Cole Hamels Struts His Stuff as List of Suitors Grows

Zachary D. Rymer@zachrymerMLB Lead WriterApril 28, 2015

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Every start Cole Hamels makes is an audition. And with each performance, his audience appears to be growing.

If that is indeed the case, they must be liking what they're seeing.

Hamels made his fifth start of 2015 Monday night, and it was a good one. The ace left-hander led the Philadelphia Phillies to a 4-1 victory over the St. Louis Cardinals with seven innings of one-run ball. He did allow four walks, but he also permitted just four hits and struck out nine.

That makes it three starts out of four that Hamels has pitched at least six innings while allowing no more than one earned run. His overall ERA is 3.19, which looks an awful lot like his career 3.27 ERA. If one didn't know any better, one would say he's still one of the best pitchers in the National League.

So, that sound you're hearing is Phillies general manager Ruben Amaro Jr. rubbing his hands together with excitement. He has a pretty massive rebuilding job on his hands, and the guy who was supposed to be his best trade chip isn't letting him down.

That alone would be good enough for Hamels' trade value. But as you might have noticed, what's helping it even further is that his list of possible suitors is growing by the day.

And at the top of the list might be the team Hamels just beat.

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The Cardinals confirmed Monday that staff ace Adam Wainwright has been lost for the season with a torn Achilles. He's a guy few pitchers are capable of replacing, and the club's in-house options certainly fall well short in that regard. 

Because it's still only April, the Cardinals understandably aren't rushing to make a trade. But GM John Mozeliak did tell Rick Hummel of the St. Louis Post-Dispatch that he "might have to look outside" eventually, and it's a good bet Hamels will be at the top of his wish list if and when that time comes.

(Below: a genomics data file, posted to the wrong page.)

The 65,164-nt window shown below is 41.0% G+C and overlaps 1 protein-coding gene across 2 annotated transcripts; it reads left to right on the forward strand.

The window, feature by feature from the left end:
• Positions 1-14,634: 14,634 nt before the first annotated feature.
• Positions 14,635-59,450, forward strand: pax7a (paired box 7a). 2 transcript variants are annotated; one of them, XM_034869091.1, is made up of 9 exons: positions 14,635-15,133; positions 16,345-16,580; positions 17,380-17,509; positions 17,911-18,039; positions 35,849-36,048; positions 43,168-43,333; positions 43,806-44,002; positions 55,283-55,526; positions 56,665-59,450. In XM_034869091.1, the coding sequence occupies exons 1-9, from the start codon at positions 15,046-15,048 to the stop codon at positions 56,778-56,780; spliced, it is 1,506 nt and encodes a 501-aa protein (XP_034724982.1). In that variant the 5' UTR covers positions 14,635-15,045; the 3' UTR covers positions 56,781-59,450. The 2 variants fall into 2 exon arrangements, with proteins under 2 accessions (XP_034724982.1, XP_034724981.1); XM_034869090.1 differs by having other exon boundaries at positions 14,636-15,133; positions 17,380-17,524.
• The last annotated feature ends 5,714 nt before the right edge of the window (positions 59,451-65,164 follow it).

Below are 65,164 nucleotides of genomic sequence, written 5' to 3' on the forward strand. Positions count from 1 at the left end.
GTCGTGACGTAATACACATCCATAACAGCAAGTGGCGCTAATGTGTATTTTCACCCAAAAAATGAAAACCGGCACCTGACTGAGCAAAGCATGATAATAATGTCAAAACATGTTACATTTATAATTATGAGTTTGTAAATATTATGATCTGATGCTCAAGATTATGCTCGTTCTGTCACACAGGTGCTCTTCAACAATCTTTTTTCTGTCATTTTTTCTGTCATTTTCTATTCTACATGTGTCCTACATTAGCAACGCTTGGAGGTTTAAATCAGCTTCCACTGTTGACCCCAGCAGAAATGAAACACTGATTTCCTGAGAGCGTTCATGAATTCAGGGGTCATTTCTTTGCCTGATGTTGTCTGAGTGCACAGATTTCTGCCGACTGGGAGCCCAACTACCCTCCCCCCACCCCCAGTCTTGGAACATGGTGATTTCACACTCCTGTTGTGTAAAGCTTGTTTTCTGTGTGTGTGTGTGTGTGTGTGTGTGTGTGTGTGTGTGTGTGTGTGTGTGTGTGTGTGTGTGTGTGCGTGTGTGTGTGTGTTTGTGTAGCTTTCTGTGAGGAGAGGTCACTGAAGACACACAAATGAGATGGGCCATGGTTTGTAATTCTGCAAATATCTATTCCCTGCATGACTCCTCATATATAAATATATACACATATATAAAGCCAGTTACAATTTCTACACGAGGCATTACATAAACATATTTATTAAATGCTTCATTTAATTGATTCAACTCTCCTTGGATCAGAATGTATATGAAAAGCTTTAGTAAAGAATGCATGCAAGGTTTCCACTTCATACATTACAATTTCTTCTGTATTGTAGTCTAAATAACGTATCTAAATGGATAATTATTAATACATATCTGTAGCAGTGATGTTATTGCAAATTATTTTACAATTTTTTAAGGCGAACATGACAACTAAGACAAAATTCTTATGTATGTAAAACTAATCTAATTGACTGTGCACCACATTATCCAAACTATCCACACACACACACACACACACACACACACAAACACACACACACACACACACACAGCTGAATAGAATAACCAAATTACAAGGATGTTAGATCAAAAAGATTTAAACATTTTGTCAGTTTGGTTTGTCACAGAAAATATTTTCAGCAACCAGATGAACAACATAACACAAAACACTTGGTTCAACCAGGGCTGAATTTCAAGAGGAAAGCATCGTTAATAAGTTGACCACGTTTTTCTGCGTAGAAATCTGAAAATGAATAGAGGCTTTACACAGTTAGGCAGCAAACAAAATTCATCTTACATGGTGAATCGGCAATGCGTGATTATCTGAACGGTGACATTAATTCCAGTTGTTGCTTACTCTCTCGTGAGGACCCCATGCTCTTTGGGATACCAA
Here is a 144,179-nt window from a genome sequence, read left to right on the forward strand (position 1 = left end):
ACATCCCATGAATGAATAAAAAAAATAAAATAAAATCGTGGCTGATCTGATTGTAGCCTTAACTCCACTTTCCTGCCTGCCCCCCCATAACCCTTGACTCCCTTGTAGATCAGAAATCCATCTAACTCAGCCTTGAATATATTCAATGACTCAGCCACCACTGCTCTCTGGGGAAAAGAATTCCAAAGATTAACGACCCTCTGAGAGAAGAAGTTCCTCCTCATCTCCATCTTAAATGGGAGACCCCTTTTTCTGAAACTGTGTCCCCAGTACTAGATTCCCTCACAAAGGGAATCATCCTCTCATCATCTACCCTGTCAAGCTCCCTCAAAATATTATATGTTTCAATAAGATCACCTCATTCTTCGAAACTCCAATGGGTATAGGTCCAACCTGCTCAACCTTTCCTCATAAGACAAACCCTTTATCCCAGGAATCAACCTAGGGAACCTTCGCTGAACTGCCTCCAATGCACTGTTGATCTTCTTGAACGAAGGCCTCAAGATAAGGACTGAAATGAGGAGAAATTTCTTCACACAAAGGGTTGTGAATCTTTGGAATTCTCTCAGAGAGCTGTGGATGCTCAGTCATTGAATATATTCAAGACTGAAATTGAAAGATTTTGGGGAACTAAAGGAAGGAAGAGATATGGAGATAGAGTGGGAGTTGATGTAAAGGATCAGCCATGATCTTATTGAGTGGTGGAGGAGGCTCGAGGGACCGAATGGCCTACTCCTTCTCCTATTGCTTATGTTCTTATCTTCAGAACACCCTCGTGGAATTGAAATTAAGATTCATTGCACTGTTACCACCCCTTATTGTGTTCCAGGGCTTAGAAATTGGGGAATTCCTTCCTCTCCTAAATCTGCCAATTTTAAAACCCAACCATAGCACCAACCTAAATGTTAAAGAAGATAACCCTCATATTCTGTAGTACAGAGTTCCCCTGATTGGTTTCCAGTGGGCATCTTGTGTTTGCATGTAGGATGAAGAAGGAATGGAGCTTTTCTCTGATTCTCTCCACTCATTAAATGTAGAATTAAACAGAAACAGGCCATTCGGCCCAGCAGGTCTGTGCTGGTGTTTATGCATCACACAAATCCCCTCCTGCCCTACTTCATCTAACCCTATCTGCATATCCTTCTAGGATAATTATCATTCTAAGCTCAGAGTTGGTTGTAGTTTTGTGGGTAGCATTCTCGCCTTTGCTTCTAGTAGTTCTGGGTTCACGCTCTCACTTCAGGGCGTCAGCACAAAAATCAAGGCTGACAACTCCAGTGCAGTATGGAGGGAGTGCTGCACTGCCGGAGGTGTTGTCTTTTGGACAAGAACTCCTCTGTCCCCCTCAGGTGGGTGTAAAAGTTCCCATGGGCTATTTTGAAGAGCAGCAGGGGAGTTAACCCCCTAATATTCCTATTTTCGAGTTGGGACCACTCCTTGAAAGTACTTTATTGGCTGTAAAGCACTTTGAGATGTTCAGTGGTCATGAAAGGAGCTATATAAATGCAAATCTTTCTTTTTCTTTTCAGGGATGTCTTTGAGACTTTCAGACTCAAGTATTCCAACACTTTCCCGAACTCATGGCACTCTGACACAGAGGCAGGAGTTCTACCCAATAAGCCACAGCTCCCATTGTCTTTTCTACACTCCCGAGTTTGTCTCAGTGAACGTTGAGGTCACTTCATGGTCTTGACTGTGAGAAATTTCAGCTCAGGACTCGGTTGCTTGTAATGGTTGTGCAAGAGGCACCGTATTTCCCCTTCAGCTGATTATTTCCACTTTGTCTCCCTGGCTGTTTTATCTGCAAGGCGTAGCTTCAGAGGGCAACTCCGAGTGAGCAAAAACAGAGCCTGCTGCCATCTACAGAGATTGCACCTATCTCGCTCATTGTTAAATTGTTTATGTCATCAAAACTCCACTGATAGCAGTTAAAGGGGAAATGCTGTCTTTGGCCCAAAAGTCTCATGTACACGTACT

Because of Wainwright's injury, Mozeliak is tasked with replacing a pitcher with a 2.61 ERA in 493.2 innings since 2013.
Because of Wainwright's injury, Mozeliak is tasked with replacing a pitcher with a 2.61 ERA in 493.2 innings since 2013.Billy Hurst/Associated Press/Associated Press/Associated Press

It was reported during the winter that the Cardinals were interested in trading for Hamels, with the idea being to add a left-handed ace to their rotation. The 31-year-old's production obviously still fits the bill, and so does his stuff. FanGraphs can vouch that Hamels' velocity is still in the low-90s, and that his trademark changeup is once again contributing to an outstanding swinging-strike rate.

There is one complication, though. The Cardinals might be able to afford to take on the bulk of Hamels' remaining contract—four years and at least $100 million—but Bob Nightengale of USA Today says they "don't quite have the pieces" to satisfy the rebuilding Phillies in trade talks.

Part of that has to do with how there are at least two other major suitors whose need for Hamels has only gotten larger.

One is the Los Angeles Dodgers. They were also connected to Hamels over the winter, and they too have an injured starter that needs replacing. The club announced Monday that veteran right-hander Brandon McCarthy needs Tommy John surgery, and is done for the year.